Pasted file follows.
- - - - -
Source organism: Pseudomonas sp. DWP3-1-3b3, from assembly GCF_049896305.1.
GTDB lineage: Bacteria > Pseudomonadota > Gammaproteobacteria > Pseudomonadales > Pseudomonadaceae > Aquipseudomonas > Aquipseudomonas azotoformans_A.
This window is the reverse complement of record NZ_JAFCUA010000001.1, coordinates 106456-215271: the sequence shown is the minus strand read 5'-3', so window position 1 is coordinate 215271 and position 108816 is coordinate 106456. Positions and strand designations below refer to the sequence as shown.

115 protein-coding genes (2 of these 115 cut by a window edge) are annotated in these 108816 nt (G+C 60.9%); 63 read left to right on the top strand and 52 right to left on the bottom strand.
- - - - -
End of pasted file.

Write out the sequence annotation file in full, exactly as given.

Source organism: Pseudomonas sp. DWP3-1-3b3, from assembly GCF_049896305.1.
GTDB lineage: Bacteria > Pseudomonadota > Gammaproteobacteria > Pseudomonadales > Pseudomonadaceae > Aquipseudomonas > Aquipseudomonas azotoformans_A.
This window is the reverse complement of record NZ_JAFCUA010000001.1, coordinates 106456-215271: the sequence shown is the minus strand read 5'-3', so window position 1 is coordinate 215271 and position 108816 is coordinate 106456. Positions and strand designations below refer to the sequence as shown.

115 protein-coding genes (2 of these 115 cut by a window edge) are annotated in these 108816 nt (G+C 60.9%); 63 read left to right on the top strand and 52 right to left on the bottom strand.